By Shereen Siewert | Wausau Pilot & Review

An Everest Metro Police Department employee who filed a formal complaint against Chief Clay Schulz is now under fire and could lose her job, according to sources within the department.

The complaint filed against Schulz ended with no formal action, after an independent law firm’s investigation determined that his actions did not rise to the level of harassment under department policy. But the investigation did reveal red flags about Schulz’s conduct, which the attorneys deemed unprofessional, and recommended additional training and monitoring moving forward. Officials have not responded to questions about how Schulz’s progress will be monitored or addressed.

During the investigation, Schulz was never placed on administrative leave, a move that raised concerns from at least one state police official. But the chief’s secretary, who told investigators Schulz made inappropriate remarks to her, touched her without her consent and cornered her with a broom among other alleged unusual behavior, was not given the same consideration. In the wake of the investigation, the woman was placed on administrative leave and told to stay away from Everest Metro and the department’s officers and employees.

Documents obtained by Wausau Pilot & Review show the Joint Commission is considering her termination on the grounds she violated department policy in multiple ways including sharing her grievances at a Sept. 14 union meeting and by secretly recording conversations she had with Schulz and captains at the EMPD. That, officials allege, violated Schulz’s privacy rights and undermined the effectiveness of the department.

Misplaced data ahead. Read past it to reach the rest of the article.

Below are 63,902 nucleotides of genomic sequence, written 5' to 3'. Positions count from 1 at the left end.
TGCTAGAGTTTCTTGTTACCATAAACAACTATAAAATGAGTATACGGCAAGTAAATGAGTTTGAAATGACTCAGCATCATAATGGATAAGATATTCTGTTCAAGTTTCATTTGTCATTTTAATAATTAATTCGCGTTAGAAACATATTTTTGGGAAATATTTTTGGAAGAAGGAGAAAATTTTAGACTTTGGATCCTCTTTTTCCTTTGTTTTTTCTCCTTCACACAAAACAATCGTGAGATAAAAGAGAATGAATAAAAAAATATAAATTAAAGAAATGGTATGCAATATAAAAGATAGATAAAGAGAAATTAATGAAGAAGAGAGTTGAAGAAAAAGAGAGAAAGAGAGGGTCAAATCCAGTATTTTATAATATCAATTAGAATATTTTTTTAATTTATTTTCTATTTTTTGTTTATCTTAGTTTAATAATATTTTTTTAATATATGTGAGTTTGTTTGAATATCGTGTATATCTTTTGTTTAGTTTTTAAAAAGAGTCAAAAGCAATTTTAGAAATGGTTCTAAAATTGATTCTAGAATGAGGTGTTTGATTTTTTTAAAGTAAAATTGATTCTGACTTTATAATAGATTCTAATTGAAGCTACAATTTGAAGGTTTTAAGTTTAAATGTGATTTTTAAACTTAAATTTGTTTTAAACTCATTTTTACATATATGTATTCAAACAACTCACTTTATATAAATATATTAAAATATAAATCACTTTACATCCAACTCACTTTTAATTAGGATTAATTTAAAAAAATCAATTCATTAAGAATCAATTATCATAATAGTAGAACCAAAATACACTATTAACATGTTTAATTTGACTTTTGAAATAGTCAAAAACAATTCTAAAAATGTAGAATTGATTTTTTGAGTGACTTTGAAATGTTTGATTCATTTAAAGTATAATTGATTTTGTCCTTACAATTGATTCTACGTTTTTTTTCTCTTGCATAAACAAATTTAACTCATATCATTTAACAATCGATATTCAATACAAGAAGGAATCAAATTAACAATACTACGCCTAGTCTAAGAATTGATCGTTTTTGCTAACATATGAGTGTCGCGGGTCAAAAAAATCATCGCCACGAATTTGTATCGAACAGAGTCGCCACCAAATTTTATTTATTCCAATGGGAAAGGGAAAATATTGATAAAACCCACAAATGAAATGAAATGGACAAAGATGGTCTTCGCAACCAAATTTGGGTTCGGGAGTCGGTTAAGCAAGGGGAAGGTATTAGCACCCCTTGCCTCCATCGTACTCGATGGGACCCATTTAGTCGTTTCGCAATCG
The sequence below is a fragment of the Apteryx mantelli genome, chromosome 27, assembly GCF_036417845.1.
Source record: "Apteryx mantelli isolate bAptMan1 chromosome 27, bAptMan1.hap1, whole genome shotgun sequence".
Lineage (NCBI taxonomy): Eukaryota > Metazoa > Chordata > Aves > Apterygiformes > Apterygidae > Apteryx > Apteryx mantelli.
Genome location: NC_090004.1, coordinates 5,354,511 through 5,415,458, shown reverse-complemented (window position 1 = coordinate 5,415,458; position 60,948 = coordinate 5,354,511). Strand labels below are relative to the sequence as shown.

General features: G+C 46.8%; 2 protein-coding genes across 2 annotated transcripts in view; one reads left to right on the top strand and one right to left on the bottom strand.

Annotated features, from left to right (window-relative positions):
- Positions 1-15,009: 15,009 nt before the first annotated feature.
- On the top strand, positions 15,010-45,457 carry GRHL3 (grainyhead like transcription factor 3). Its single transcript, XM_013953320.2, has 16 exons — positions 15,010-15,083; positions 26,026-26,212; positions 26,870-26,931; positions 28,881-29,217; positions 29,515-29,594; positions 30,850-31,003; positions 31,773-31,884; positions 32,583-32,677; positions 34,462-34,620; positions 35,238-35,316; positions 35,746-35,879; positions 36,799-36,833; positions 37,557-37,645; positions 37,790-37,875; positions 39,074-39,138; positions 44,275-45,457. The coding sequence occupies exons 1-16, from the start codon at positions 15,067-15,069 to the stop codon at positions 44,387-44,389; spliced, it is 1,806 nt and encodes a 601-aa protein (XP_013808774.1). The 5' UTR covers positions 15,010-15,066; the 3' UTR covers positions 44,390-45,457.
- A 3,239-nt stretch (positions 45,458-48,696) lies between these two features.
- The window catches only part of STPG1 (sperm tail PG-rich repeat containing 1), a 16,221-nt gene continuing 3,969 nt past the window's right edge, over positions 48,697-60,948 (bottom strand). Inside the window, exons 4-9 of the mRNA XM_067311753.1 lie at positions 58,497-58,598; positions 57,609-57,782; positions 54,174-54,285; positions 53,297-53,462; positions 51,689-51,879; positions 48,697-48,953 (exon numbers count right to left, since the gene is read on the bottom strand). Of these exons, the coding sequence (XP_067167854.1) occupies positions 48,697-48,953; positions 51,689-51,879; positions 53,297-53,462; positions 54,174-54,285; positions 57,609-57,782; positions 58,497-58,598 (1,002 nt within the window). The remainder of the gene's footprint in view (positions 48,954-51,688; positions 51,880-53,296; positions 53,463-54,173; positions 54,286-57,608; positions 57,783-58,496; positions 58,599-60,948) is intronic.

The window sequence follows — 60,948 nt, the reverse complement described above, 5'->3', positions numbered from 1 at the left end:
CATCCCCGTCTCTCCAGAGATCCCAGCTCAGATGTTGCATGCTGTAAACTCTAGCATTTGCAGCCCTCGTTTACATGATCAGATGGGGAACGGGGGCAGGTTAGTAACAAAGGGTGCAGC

Wausau Pilot & Review confirmed that the employee was issued a notice of termination and was invited to appear at a Nov. 15 meeting. Unclear is whether she attended.

On Tuesday, members of the Everest Metro Police Department Joint Finance Committee and the Everest Metro Municipal Court Finance Committee have two closed sessions on the calendar for a 5 p.m. meeting. The first considers “dismissal, demotion, licensing or discipline” of a public employee, while the other considers “employment, promotion, compensation or performance evaluation data.” Officials have not named the people at the center of either closed session but are agendized to take action in open session following each meeting.

Wausau Pilot & Review has reached out to Joint Commission President David Eisenrich, Weston Village President Mark Maloney and an attorney representing the city for the purposes of the investigation for comment early Tuesday. None have responded.

The newspaper will update the story as additional information is received.